Duke Energy reported modest earnings for 2012 of about $3 per share – but the number would have been much lower if Duke hadn't raised electric rates in the Carolinas by 7 percent last year. WFAE's Julie Rose reports on this classic case of conflicting interests – where pain for ratepayers means profit for investors:
Whenever Duke Energy reports earnings, it holds a conference call with industry analysts who get paid to decide if DUK (that's Duke's stock symbol) is a good investment or not. So when Duke CFO Lynn Good spoke on that call, she touted a bright spot for the company's revenues last year – the 48-cents per share investors earned as a result of higher electric rates in the Carolinas.
And she promised more to come.
“Revenue growth due to rate case activity is expected to be a continuing theme over the next few years as we have a number of rate cases pending or expected to be filed shortly,” said Good.
What she's basically saying is that Duke investors can expect to see nice revenues in the coming years because the company will press hard for permission to raise rates.
The latest request – filed last week with the North Carolina Utilities Commission – calls for residential customers to pay 11.8 percent more. Duke's Progress Energy Carolinas subsidiary is asking for a 14.2 percent residential rate increase. Next month it'll be South Carolina's turn to field a rate hike request from Duke.
"Investors love Duke's profits, but it's families that are struggling," says Doug Dickerson, North Carolina director of AARP. "They're the ones that can't afford these back to back rate hikes that benefit shareholders."
AARP is one of several groups opposing Duke's requests as both unfair and unnecessary. And Dickerson's right that investors do like them.
"It was definitely a good thing," said Morningstar analyst Andy Bischoff after the earnings call. "You look at how regulated utilities earn their return - they invest in significant capital expenditures for reliability and overall demand increases and then they have to file to get an allowed return on those investments."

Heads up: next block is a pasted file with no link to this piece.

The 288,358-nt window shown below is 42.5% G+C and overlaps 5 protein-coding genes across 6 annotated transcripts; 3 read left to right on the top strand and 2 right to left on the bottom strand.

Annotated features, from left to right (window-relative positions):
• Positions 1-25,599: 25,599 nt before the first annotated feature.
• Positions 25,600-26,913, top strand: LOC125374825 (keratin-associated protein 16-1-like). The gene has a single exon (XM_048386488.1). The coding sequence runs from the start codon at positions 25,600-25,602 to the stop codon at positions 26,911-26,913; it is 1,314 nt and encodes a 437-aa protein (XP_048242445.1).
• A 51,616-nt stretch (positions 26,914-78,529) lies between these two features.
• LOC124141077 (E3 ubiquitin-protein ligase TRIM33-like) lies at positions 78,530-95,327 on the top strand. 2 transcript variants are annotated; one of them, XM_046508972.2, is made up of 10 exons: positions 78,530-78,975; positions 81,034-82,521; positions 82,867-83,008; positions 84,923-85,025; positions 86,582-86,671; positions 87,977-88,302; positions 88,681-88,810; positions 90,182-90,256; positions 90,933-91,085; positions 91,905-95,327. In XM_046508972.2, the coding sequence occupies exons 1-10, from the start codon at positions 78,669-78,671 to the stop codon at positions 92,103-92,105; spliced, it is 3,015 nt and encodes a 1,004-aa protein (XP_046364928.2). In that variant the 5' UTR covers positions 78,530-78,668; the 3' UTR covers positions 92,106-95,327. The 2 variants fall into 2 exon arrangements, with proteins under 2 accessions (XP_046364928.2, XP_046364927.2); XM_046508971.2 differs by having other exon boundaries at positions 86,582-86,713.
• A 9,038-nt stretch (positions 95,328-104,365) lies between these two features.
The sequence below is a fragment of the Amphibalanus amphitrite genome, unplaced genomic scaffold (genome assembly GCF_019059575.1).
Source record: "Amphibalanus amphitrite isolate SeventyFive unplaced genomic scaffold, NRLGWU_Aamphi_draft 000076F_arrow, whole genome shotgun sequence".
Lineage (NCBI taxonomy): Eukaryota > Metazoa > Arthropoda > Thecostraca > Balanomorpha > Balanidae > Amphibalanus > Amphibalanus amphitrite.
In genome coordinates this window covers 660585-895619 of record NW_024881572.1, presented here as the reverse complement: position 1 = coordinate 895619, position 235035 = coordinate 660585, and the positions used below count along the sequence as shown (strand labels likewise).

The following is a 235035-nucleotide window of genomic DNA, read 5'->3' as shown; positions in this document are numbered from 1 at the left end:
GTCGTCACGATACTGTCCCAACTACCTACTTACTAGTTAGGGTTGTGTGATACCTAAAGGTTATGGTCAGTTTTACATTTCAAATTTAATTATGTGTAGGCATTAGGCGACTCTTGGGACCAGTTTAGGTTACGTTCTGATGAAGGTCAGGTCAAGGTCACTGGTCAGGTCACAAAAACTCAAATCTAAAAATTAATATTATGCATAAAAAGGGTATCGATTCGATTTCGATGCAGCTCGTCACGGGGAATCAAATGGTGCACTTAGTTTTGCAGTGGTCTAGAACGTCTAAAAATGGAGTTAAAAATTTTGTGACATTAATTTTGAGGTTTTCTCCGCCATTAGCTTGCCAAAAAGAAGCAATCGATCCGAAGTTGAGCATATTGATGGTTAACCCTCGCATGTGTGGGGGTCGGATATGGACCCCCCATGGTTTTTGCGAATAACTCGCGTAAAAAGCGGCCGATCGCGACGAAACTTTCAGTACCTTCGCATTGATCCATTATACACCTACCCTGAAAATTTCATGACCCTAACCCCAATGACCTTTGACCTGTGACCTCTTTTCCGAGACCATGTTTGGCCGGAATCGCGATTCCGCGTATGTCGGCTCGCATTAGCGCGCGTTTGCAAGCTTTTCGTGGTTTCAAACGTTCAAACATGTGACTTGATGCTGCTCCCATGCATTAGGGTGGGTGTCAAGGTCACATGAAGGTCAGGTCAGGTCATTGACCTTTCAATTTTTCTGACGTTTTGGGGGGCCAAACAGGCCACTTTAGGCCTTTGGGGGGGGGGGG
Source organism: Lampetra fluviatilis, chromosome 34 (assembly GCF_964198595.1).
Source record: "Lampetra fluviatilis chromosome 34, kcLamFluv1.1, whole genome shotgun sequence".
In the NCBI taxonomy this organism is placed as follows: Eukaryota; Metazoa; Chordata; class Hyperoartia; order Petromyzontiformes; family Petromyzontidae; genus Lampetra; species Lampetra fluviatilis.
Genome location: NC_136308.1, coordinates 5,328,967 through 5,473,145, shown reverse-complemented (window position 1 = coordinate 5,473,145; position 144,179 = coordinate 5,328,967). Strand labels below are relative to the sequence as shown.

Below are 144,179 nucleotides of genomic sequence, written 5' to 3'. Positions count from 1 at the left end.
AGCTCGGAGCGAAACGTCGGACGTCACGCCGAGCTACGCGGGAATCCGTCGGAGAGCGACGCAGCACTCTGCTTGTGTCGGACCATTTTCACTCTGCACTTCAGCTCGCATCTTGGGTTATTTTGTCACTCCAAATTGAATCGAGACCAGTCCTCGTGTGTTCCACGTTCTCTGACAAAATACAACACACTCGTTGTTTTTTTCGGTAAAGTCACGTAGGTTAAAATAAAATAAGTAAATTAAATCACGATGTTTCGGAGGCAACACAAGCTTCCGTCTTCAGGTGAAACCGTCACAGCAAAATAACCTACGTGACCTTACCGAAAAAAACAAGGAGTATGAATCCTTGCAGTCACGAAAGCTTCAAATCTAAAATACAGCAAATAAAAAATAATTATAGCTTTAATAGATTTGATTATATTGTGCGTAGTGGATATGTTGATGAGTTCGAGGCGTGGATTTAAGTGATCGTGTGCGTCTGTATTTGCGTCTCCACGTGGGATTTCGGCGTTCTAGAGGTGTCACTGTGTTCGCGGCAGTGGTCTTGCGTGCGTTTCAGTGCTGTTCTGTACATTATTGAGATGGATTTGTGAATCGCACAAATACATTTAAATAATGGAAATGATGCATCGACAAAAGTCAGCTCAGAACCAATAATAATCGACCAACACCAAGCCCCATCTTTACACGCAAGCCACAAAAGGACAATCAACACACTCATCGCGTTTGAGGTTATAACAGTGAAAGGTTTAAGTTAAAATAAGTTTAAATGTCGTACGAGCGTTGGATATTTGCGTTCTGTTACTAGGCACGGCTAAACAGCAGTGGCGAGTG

The question is how much return Duke should be able to guarantee its investors.
Duke's latest request in North Carolina calls for an 11.25 percent return on equity for investors. Last year's included a 10.5 percent return for investors and even that was too much for Attorney General Roy Cooper who is challenging it in the state supreme court.
Duke Energy 2012 Earnings
Duke Energy's earnings last year were down from the previous year, because of costs associated with the Progress Energy merger and overruns at a new coal-fired plant in Indiana. The company reported earnings per share for 2012 of $3.07 compared to $3.83 cents in 2011.
Still, CEO Jim Rogers says, "I am very pleased with what we accomplished in 2012. We completed a complicated, complex merger. We delivered on our financial and operational objectives. We are resolving our priority issues one by one."
Those issues include the resolution of an investigation into the abrupt firing of Progress CEO Bill Johnson after the merger was finalized and the decision last week to permanently shutter a broken nuclear plant that belonged to Progress Energy in Florida. Duke Energy says its much-criticized rate increase in the Carolinas last year was a significant boost to the company's earnings.